For diecasters, Muller Weingarten (www.mueller-weingarten.de) presented a new series of cold-chamber pressure diecasting machines. DualCast is available in four models with closing forces from 23,000 to 40,000 kN; a clearance between the machine uprights of 1,500 to 1,850 mm; and a machine-dependent die height of 800 to 2,000 mm. With new closing-part technology, the increased clamping surface, and modified control system, the system offers flexibility, operator comfort, and reduced set-up and cycle times.
The system hydraulics, with servo pump drives, saves energy, while the cycle times can be reduced thanks to the ability to move the core pulls simultaneously when setting and pulling. System pressure up to 230 bar also speeds production. DualCast series machines also take up about 20% less floor space than preceding models.
Molding machine specialists DISa (www.disagroup.com) unveiled its new DISA 231, a machine that produces up to 500 uncored molds per hour, with a machine-dependent mismatch of no more than 0.10 mm. The 231 has improved hydraulics; a redesigned automatic mold conveyor; advanced process monitoring and control; and a new, linear-movement core setter with better speed control and less stress on cores during setting.
DISA, which has expertise in cleaning systems, too, introduced the DISA Mac shot-blasting machine for high-tech light alloy components (e.g., cylinder blocks, heads, etc.), which operates at up to 200 pieces/hour. It works with an industrial robot, so movements are programmed to blast-clean each part with specificity, and abrasives are continuously removed. The new DISA Bat machine combines innovations in shot-blasting technology with batch machine capabilities, for an advanced modular blasting system that is economical and customizable.
GIFA Organizers Document Successes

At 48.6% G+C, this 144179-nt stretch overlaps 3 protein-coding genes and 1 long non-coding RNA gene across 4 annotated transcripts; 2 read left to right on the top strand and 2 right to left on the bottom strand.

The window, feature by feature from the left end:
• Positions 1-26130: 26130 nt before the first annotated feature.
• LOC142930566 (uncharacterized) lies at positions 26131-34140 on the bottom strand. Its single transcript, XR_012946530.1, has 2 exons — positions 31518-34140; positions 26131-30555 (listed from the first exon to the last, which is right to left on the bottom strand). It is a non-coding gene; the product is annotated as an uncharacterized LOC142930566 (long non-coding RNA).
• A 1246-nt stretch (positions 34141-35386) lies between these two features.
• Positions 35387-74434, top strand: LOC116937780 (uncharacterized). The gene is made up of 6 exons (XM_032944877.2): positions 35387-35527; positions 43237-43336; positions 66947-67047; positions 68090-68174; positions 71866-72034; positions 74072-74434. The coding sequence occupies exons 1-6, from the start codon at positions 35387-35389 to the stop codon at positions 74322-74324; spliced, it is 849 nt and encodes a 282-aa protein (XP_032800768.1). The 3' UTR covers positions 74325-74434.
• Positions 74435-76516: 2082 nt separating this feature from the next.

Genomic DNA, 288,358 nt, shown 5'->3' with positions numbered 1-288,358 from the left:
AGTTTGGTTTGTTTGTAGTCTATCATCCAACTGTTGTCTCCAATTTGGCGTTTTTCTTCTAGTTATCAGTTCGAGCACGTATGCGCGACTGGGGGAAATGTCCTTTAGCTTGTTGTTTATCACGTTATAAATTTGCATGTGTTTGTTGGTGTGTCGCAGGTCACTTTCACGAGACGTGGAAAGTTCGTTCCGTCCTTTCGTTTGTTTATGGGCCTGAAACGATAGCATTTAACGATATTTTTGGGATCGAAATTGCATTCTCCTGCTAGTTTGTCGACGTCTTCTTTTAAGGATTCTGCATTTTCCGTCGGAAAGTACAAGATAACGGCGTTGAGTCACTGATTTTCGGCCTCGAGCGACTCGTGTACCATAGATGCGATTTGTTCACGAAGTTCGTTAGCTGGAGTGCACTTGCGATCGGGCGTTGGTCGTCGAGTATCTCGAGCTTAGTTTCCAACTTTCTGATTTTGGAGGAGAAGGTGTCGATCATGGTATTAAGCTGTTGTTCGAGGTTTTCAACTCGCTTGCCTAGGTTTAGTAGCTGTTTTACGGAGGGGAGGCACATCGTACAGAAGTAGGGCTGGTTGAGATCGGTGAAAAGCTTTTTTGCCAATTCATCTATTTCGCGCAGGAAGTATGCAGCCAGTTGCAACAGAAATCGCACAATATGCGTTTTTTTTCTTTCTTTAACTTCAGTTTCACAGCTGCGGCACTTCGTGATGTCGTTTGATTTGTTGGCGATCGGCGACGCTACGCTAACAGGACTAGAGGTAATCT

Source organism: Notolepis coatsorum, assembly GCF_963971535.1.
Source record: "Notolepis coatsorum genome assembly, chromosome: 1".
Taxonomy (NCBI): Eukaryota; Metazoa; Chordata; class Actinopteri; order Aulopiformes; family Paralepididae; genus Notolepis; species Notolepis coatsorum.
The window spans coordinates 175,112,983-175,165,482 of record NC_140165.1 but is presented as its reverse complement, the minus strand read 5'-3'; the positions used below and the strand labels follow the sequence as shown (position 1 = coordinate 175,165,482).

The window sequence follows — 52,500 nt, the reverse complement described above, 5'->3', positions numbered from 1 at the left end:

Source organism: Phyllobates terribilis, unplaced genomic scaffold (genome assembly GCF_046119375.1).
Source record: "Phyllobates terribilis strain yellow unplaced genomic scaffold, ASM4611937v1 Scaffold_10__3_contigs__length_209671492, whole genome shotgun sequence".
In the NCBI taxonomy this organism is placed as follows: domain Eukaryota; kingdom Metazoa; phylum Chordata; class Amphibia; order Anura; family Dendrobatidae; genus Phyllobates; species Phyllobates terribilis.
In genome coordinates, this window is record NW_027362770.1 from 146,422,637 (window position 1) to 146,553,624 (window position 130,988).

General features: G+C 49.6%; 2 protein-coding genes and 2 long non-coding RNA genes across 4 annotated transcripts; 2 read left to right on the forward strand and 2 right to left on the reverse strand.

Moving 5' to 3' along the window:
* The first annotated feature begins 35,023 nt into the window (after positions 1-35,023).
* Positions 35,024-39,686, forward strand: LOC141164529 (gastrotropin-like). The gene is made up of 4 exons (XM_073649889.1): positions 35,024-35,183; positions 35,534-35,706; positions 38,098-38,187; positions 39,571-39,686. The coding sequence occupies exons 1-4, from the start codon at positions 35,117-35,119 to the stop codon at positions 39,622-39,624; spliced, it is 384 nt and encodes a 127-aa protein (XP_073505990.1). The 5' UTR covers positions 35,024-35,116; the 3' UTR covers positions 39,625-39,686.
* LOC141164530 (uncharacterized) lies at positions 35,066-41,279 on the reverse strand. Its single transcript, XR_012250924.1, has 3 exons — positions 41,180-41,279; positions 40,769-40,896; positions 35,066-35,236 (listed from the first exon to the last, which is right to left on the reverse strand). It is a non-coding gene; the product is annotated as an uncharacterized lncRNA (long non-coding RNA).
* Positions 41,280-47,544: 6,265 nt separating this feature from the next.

The organizers of GIFA, METEC, THERMPROCESS, and NEWCAST report that the 2007 staging of the four expos resulted in an attendance increase of 8% over the 2003 event. Messe Dusseldorf — which organizes the four trade shows for simultaneous presentation every four years — said this year's events (June 12-16) drew more than 77,000 visitors to Dusseldorf.
GIFA is the International Foundry Trade Fair, now having completed its eleventh staging; METEC is the International Metallurgical Technology Trade Fair, in its seventh presentation; and THERMPROCESS is the International Metallurgical Trade Fair, in its ninth staging. NEWCAST, which just completed its second presentation, is the International Castings Trade Fair.
More than 50% of the attendees at the four events were from outside Germany, in particular from France, Italy, and Austria, with a notably higher number of visitors from Asia (and India, in particular) than was recorded in 2003.
Visitor surveys indicate two-thirds of those attending were executives with decision-making authority in their organizations, and the organizers credit this fact for a noteworthy number of contract placements during the event — as well as with the exhibitors stated expectations for increased business following the events.
As for exhibitors, more than 1,700 companies, associations, and research institutes from 50 nations took part in the four events. Of all those exhibiting at GIFA, 58% were from countries other than Germany, led by Italian, British, and American firms. Among the METEC exhibitors, 56% were from beyond Germany, especially from China, Italy, and the U.S. At THERMPROCESS, 44% of the exhibitors came from countries other than Germany, most from Great Britain, France, Italy, and the U.S.
Messe Dusseldorf plans to coordinate the four events again in 2011, however, the significant rise in the number of exhibitors and visitors to NEWCAST has led to a decision to stage that expo on a two-year cycle (including co-staging with GIFA, METEC, and THERMPROCESS in the synchronous cycle.) Designers, producers, and buyers of castings favor more frequent gatherings, "in sync with the fast pace of innovations occurring in this sector," according to Messe Dusseldorf. The next NEWCAST will be held June 23-25, 2009.